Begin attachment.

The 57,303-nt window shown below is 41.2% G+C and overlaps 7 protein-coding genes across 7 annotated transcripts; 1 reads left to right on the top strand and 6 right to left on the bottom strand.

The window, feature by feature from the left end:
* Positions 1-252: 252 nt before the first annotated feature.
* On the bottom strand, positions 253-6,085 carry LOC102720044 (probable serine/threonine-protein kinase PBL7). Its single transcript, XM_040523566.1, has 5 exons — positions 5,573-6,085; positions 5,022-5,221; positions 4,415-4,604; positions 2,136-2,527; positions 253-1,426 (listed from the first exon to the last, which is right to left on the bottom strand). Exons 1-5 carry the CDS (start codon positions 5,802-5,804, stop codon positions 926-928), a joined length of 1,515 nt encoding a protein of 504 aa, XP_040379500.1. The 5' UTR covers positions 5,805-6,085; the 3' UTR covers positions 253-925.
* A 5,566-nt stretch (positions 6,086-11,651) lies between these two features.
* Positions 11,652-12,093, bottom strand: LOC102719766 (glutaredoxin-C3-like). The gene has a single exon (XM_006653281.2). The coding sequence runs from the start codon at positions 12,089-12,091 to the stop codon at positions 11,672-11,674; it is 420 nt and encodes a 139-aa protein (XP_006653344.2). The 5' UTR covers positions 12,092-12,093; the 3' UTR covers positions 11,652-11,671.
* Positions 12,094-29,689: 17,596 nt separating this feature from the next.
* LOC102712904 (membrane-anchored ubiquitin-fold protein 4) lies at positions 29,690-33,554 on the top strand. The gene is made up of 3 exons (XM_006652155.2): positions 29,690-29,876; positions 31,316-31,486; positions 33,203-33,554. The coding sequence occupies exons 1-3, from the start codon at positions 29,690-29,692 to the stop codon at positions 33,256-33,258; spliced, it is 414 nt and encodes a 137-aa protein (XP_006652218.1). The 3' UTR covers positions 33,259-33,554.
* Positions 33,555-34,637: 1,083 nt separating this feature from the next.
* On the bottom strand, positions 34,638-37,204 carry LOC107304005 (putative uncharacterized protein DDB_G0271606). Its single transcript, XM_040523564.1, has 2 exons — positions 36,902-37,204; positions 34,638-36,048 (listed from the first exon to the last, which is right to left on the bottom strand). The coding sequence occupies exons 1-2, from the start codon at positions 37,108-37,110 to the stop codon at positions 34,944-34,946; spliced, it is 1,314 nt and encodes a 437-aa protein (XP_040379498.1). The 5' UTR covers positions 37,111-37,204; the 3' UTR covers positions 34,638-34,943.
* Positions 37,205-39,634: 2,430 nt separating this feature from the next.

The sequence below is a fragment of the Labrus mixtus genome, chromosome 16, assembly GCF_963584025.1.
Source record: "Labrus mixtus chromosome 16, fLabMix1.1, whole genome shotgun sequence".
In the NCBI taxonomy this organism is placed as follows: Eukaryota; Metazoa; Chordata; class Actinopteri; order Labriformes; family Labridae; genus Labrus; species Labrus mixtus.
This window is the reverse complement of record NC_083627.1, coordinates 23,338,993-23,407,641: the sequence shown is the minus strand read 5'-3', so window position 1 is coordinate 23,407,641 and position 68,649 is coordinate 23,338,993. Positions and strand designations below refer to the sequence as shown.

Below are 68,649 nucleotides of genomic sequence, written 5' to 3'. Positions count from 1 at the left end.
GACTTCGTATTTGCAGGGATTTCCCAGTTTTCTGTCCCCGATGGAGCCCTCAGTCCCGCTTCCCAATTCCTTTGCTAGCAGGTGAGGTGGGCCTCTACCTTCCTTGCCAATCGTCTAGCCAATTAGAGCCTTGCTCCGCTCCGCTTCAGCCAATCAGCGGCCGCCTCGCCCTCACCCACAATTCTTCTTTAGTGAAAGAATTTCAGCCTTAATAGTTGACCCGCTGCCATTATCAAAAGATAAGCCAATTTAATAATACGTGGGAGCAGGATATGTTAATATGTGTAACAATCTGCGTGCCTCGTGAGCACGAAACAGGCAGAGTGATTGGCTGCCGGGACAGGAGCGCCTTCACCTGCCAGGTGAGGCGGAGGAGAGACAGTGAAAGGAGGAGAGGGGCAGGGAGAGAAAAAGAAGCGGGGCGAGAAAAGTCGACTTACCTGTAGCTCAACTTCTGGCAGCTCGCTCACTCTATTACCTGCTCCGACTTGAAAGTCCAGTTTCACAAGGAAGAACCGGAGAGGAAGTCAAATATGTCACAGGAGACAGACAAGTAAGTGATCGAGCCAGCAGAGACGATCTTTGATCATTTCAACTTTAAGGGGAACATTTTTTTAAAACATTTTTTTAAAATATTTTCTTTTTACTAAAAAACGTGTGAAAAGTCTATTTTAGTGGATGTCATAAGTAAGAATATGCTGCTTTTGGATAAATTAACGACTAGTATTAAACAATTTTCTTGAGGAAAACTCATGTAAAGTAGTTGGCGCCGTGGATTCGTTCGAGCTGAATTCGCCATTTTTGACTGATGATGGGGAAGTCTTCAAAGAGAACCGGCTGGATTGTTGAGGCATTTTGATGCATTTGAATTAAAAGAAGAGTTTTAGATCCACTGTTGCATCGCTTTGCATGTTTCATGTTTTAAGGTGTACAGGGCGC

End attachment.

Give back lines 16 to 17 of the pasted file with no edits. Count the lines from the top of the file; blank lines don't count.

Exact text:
Below are 68,649 nucleotides of genomic sequence, written 5' to 3'. Positions count from 1 at the left end.
GACTTCGTATTTGCAGGGATTTCCCAGTTTTCTGTCCCCGATGGAGCCCTCAGTCCCGCTTCCCAATTCCTTTGCTAGCAGGTGAGGTGGGCCTCTACCTTCCTTGCCAATCGTCTAGCCAATTAGAGCCTTGCTCCGCTCCGCTTCAGCCAATCAGCGGCCGCCTCGCCCTCACCCACAATTCTTCTTTAGTGAAAGAATTTCAGCCTTAATAGTTGACCCGCTGCCATTATCAAAAGATAAGCCAATTTAATAATACGTGGGAGCAGGATATGTTAATATGTGTAACAATCTGCGTGCCTCGTGAGCACGAAACAGGCAGAGTGATTGGCTGCCGGGACAGGAGCGCCTTCACCTGCCAGGTGAGGCGGAGGAGAGACAGTGAAAGGAGGAGAGGGGCAGGGAGAGAAAAAGAAGCGGGGCGAGAAAAGTCGACTTACCTGTAGCTCAACTTCTGGCAGCTCGCTCACTCTATTACCTGCTCCGACTTGAAAGTCCAGTTTCACAAGGAAGAACCGGAGAGGAAGTCAAATATGTCACAGGAGACAGACAAGTAAGTGATCGAGCCAGCAGAGACGATCTTTGATCATTTCAACTTTAAGGGGAACATTTTTTTAAAACATTTTTTTAAAATATTTTCTTTTTACTAAAAAACGTGTGAAAAGTCTATTTTAGTGGATGTCATAAGTAAGAATATGCTGCTTTTGGATAAATTAACGACTAGTATTAAACAATTTTCTTGAGGAAAACTCATGTAAAGTAGTTGGCGCCGTGGATTCGTTCGAGCTGAATTCGCCATTTTTGACTGATGATGGGGAAGTCTTCAAAGAGAACCGGCTGGATTGTTGAGGCATTTTGATGCATTTGAATTAAAAGAAGAGTTTTAGATCCACTGTTGCATCGCTTTGCATGTTTCATGTTTTAAGGTGTACAGGGCGC